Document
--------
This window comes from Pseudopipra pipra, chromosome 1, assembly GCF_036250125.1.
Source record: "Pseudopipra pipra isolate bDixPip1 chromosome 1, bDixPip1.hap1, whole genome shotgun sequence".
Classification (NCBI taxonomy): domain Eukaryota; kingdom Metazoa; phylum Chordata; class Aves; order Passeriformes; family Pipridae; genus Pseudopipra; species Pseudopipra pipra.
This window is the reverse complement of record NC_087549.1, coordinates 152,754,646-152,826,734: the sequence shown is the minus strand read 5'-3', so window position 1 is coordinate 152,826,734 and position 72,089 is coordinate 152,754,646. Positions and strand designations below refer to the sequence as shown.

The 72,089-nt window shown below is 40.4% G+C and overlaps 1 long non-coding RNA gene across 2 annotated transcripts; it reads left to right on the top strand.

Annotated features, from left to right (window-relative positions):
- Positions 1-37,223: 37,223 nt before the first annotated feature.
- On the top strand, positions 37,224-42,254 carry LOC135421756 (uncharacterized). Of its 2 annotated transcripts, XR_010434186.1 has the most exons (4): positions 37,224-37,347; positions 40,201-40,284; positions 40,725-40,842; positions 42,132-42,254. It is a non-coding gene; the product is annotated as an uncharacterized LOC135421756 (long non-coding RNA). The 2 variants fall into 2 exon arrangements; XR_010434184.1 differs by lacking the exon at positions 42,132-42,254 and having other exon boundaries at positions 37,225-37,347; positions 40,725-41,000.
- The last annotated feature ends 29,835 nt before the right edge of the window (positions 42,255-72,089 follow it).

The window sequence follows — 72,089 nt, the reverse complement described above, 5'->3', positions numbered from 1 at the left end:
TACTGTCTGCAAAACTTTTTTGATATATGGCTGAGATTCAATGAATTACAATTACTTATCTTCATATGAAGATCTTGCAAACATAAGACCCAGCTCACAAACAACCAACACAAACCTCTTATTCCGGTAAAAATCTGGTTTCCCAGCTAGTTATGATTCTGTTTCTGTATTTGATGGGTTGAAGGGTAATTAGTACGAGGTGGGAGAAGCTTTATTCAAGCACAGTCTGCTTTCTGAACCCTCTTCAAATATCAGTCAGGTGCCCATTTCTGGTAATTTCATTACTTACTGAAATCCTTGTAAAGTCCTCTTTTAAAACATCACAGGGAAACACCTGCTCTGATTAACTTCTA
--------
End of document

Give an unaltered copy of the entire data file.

This window comes from Pseudopipra pipra, chromosome 1, assembly GCF_036250125.1.
Source record: "Pseudopipra pipra isolate bDixPip1 chromosome 1, bDixPip1.hap1, whole genome shotgun sequence".
Classification (NCBI taxonomy): domain Eukaryota; kingdom Metazoa; phylum Chordata; class Aves; order Passeriformes; family Pipridae; genus Pseudopipra; species Pseudopipra pipra.
This window is the reverse complement of record NC_087549.1, coordinates 152,754,646-152,826,734: the sequence shown is the minus strand read 5'-3', so window position 1 is coordinate 152,826,734 and position 72,089 is coordinate 152,754,646. Positions and strand designations below refer to the sequence as shown.

The 72,089-nt window shown below is 40.4% G+C and overlaps 1 long non-coding RNA gene across 2 annotated transcripts; it reads left to right on the top strand.

Annotated features, from left to right (window-relative positions):
- Positions 1-37,223: 37,223 nt before the first annotated feature.
- On the top strand, positions 37,224-42,254 carry LOC135421756 (uncharacterized). Of its 2 annotated transcripts, XR_010434186.1 has the most exons (4): positions 37,224-37,347; positions 40,201-40,284; positions 40,725-40,842; positions 42,132-42,254. It is a non-coding gene; the product is annotated as an uncharacterized LOC135421756 (long non-coding RNA). The 2 variants fall into 2 exon arrangements; XR_010434184.1 differs by lacking the exon at positions 42,132-42,254 and having other exon boundaries at positions 37,225-37,347; positions 40,725-41,000.
- The last annotated feature ends 29,835 nt before the right edge of the window (positions 42,255-72,089 follow it).

The window sequence follows — 72,089 nt, the reverse complement described above, 5'->3', positions numbered from 1 at the left end:
TACTGTCTGCAAAACTTTTTTGATATATGGCTGAGATTCAATGAATTACAATTACTTATCTTCATATGAAGATCTTGCAAACATAAGACCCAGCTCACAAACAACCAACACAAACCTCTTATTCCGGTAAAAATCTGGTTTCCCAGCTAGTTATGATTCTGTTTCTGTATTTGATGGGTTGAAGGGTAATTAGTACGAGGTGGGAGAAGCTTTATTCAAGCACAGTCTGCTTTCTGAACCCTCTTCAAATATCAGTCAGGTGCCCATTTCTGGTAATTTCATTACTTACTGAAATCCTTGTAAAGTCCTCTTTTAAAACATCACAGGGAAACACCTGCTCTGATTAACTTCTA